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Sobeys' transcritical refrigeration system design “is the solution for our climate here. It is meeting our entire vision.”
— Simon Bérubé, senior director of engineering and commercial development, Sobeys Quebec
“I think in mild climates, transcritical is the future of the industry."
— Steve Hagen, procurement and engineering director for Fresh & Easy
Refrigeration can truly be said to be at the heart of a supermarket’s business — not to be trifled with — which makes what Sobeys is doing fairly remarkable.
Canada’s second largest food retailer, Sobeys, Stellarton, Nova Scotia, is in the process of converting all of its refrigeration systems to something that has never been tried before in North America on a large scale — a “transcritical” refrigeration system that uses carbon dioxide as its only refrigerant.
If it succeeds, this closely watched implementation could have a major impact on how food retailers in North America refrigerate food.
Carbon dioxide, or CO2 (R-744 in refrigeration lingo), is an abundant, cheap and harmless gas that is fundamental to life. It was actually one of the first refrigerants in early-model systems, circa 1900, reaching a peak of utilization during the Roaring ’20s. But as refrigeration evolved, synthetic refrigerants proved more efficient and CO2 was relegated, seemingly, to the dustbin of history.
Synthetic refrigerants, however, turned out to be detrimental to the environment in commercial applications such as supermarkets, either hurting the ozone layer (CFCs and HCFCs) or contributing to global warming (HFCs), or both, as they leaked into the atmosphere. By the 1990s, refrigeration engineers were revisiting their old friend CO2.
In the U.S., Food Lion began testing CO2 as a “secondary” refrigerant in low-temperature applications (frozen cases) at a store in Montpelier, Va., in 2006. Over the next few years, the chain added another secondary-loop test and three stores that employed CO2 in what are called cascade (or subcritical) systems. Other retailers, such as Price Chopper, Fresh & Easy Neighborhood Market and Stop & Shop, have also tested cascade systems in recent years, and the interest in those systems is growing. But in both secondary and cascade systems, CO2 is often used in conjunction with synthetic (HFC) refrigerants, albeit in smaller quantities.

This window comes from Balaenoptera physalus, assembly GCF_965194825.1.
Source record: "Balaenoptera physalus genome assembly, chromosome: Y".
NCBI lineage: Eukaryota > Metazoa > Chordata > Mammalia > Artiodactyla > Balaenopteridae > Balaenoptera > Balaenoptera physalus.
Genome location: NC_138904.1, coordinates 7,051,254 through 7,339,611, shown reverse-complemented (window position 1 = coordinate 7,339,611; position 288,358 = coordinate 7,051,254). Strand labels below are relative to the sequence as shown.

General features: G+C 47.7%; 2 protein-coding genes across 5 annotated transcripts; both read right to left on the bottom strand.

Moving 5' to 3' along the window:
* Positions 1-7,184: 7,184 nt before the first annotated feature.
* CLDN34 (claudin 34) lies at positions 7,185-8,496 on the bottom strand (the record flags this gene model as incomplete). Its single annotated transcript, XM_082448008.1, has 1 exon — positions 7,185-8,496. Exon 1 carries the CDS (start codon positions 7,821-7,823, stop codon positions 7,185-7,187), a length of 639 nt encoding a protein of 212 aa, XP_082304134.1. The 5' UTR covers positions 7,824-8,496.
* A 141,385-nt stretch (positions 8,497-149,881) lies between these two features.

Around 2005, the transcritical system made its debut in Europe, with the distinction of using only CO2, eliminating all other refrigerant gases that, upon leaking into the atmosphere would contribute to global warming or deplete the ozone layer. The system has since been adopted by retailers in the U.K. and other northern European countries. However, the transcritical system operates sometimes at comparatively high pressure — especially in warmer temperatures — which has impeded its adoption in North America. And there are still questions about its relative energy efficiency.
In July 2006, Sobeys decided to try its hand at a CO2-only transcritical booster refrigeration system at a store in Quebec, the first such deployment in North America. Since then the company, which operates more than 1,300 stores across Canada (some as franchises), has become the de facto leader of transcritical refrigeration in the North American supermarket industry. Sobeys now operates 23 IGA stores in Quebec (out of 260) with transcritical systems, including 20 new stores and three retrofits of existing locations, and the company expects to have about 31 transcritical stores by year’s end, including six retrofits, said Simon Bérubé, senior director of engineering and commercial development for Sobeys Quebec, pictured at right in the photo that also includes Sobey's Luc Duprey during their appearance last fall at Food Marketing Institute’s Energy & Store Developement Conference.
Sobeys also has nine stores with cascade systems, but going forward the company plans to install only transcritical systems in new stores, as well as retrofit all existing stores, with a goal of being deployed chainwide with transcritical in 15 years, said Bérubé. Sobeys’ franchised stores are not obligated to switch to the new system, though so far they have all accepted it.
Sobeys is now at the final stage of its commitment to CO2-based transcritical refrigeration, having gone stepwise through a series of improvements over the last few years. “This is where we want to stand,” said Bérubé. Its current transcritical design “is the solution for our climate here. It is meeting our entire vision.”